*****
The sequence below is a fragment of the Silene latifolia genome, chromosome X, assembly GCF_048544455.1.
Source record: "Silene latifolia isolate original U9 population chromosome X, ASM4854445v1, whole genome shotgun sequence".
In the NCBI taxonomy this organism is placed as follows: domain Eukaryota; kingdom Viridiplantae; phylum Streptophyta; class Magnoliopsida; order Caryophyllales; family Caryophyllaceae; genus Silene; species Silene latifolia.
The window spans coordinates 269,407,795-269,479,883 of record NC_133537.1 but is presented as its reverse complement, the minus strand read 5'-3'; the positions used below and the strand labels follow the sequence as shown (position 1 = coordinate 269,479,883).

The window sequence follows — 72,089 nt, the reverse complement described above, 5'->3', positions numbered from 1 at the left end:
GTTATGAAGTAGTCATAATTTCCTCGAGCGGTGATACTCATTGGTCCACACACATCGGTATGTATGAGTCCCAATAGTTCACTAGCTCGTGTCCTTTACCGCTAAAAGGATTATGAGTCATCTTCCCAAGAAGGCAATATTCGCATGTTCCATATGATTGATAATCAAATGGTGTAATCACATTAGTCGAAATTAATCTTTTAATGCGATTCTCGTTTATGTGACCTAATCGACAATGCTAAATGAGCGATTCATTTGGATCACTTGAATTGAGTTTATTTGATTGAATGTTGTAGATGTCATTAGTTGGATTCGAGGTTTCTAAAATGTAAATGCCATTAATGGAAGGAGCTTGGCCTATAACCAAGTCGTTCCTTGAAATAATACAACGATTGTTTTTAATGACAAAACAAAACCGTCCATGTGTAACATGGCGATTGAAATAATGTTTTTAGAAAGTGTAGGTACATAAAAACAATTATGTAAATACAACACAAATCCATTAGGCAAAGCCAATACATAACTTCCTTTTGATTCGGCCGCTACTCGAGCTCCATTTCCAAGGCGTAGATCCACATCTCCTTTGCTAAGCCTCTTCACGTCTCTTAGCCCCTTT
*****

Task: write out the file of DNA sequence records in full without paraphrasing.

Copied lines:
The sequence below is a fragment of the Silene latifolia genome, chromosome X, assembly GCF_048544455.1.
Source record: "Silene latifolia isolate original U9 population chromosome X, ASM4854445v1, whole genome shotgun sequence".
In the NCBI taxonomy this organism is placed as follows: domain Eukaryota; kingdom Viridiplantae; phylum Streptophyta; class Magnoliopsida; order Caryophyllales; family Caryophyllaceae; genus Silene; species Silene latifolia.
The window spans coordinates 269,407,795-269,479,883 of record NC_133537.1 but is presented as its reverse complement, the minus strand read 5'-3'; the positions used below and the strand labels follow the sequence as shown (position 1 = coordinate 269,479,883).

The window sequence follows — 72,089 nt, the reverse complement described above, 5'->3', positions numbered from 1 at the left end:
GTTATGAAGTAGTCATAATTTCCTCGAGCGGTGATACTCATTGGTCCACACACATCGGTATGTATGAGTCCCAATAGTTCACTAGCTCGTGTCCTTTACCGCTAAAAGGATTATGAGTCATCTTCCCAAGAAGGCAATATTCGCATGTTCCATATGATTGATAATCAAATGGTGTAATCACATTAGTCGAAATTAATCTTTTAATGCGATTCTCGTTTATGTGACCTAATCGACAATGCTAAATGAGCGATTCATTTGGATCACTTGAATTGAGTTTATTTGATTGAATGTTGTAGATGTCATTAGTTGGATTCGAGGTTTCTAAAATGTAAATGCCATTAATGGAAGGAGCTTGGCCTATAACCAAGTCGTTCCTTGAAATAATACAACGATTGTTTTTAATGACAAAACAAAACCGTCCATGTGTAACATGGCGATTGAAATAATGTTTTTAGAAAGTGTAGGTACATAAAAACAATTATGTAAATACAACACAAATCCATTAGGCAAAGCCAATACATAACTTCCTTTTGATTCGGCCGCTACTCGAGCTCCATTTCCAAGGCGTAGATCCACATCTCCTTTGCTAAGCCTCTTCACGTCTCTTAGCCCCTTT